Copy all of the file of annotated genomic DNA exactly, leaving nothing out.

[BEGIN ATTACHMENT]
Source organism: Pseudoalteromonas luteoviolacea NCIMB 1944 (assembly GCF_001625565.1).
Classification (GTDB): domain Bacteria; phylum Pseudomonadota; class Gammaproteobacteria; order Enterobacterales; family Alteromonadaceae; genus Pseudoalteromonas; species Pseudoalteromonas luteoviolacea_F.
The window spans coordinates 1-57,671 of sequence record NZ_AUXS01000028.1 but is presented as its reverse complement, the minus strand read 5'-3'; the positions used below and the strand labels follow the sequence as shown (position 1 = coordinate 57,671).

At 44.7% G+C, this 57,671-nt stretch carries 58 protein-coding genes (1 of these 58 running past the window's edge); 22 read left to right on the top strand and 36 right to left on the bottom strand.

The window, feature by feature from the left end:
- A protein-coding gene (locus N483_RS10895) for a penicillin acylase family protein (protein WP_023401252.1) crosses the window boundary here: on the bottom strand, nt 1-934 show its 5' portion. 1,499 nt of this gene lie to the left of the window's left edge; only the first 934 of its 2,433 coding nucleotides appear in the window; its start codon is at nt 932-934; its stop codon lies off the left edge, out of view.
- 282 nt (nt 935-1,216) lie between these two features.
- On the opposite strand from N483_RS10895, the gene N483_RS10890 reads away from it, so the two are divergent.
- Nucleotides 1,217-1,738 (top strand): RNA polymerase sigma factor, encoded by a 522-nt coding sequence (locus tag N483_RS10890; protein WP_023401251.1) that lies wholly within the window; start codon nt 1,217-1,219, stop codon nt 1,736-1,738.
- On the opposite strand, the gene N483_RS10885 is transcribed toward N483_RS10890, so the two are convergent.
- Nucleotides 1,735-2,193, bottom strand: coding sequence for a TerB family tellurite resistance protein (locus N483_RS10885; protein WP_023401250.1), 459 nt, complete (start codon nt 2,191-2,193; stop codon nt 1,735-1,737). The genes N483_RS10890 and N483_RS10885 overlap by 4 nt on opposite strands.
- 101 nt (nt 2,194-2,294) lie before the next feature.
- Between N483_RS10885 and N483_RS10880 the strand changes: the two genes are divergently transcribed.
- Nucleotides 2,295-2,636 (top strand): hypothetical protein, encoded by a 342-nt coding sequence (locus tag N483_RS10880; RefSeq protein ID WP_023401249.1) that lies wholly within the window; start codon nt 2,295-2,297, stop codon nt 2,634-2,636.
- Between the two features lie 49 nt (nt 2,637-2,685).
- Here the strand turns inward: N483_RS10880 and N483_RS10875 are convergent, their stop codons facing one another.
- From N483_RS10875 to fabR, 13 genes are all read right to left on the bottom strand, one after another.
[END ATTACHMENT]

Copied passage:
Source organism: Pseudoalteromonas luteoviolacea NCIMB 1944 (assembly GCF_001625565.1).
Classification (GTDB): domain Bacteria; phylum Pseudomonadota; class Gammaproteobacteria; order Enterobacterales; family Alteromonadaceae; genus Pseudoalteromonas; species Pseudoalteromonas luteoviolacea_F.
The window spans coordinates 1-57,671 of sequence record NZ_AUXS01000028.1 but is presented as its reverse complement, the minus strand read 5'-3'; the positions used below and the strand labels follow the sequence as shown (position 1 = coordinate 57,671).

At 44.7% G+C, this 57,671-nt stretch carries 58 protein-coding genes (1 of these 58 running past the window's edge); 22 read left to right on the top strand and 36 right to left on the bottom strand.

The window, feature by feature from the left end:
- A protein-coding gene (locus N483_RS10895) for a penicillin acylase family protein (protein WP_023401252.1) crosses the window boundary here: on the bottom strand, nt 1-934 show its 5' portion. 1,499 nt of this gene lie to the left of the window's left edge; only the first 934 of its 2,433 coding nucleotides appear in the window; its start codon is at nt 932-934; its stop codon lies off the left edge, out of view.
- 282 nt (nt 935-1,216) lie between these two features.
- On the opposite strand from N483_RS10895, the gene N483_RS10890 reads away from it, so the two are divergent.
- Nucleotides 1,217-1,738 (top strand): RNA polymerase sigma factor, encoded by a 522-nt coding sequence (locus tag N483_RS10890; protein WP_023401251.1) that lies wholly within the window; start codon nt 1,217-1,219, stop codon nt 1,736-1,738.
- On the opposite strand, the gene N483_RS10885 is transcribed toward N483_RS10890, so the two are convergent.
- Nucleotides 1,735-2,193, bottom strand: coding sequence for a TerB family tellurite resistance protein (locus N483_RS10885; protein WP_023401250.1), 459 nt, complete (start codon nt 2,191-2,193; stop codon nt 1,735-1,737). The genes N483_RS10890 and N483_RS10885 overlap by 4 nt on opposite strands.
- 101 nt (nt 2,194-2,294) lie before the next feature.
- Between N483_RS10885 and N483_RS10880 the strand changes: the two genes are divergently transcribed.
- Nucleotides 2,295-2,636 (top strand): hypothetical protein, encoded by a 342-nt coding sequence (locus tag N483_RS10880; RefSeq protein ID WP_023401249.1) that lies wholly within the window; start codon nt 2,295-2,297, stop codon nt 2,634-2,636.
- Between the two features lie 49 nt (nt 2,637-2,685).
- Here the strand turns inward: N483_RS10880 and N483_RS10875 are convergent, their stop codons facing one another.
- From N483_RS10875 to fabR, 13 genes are all read right to left on the bottom strand, one after another.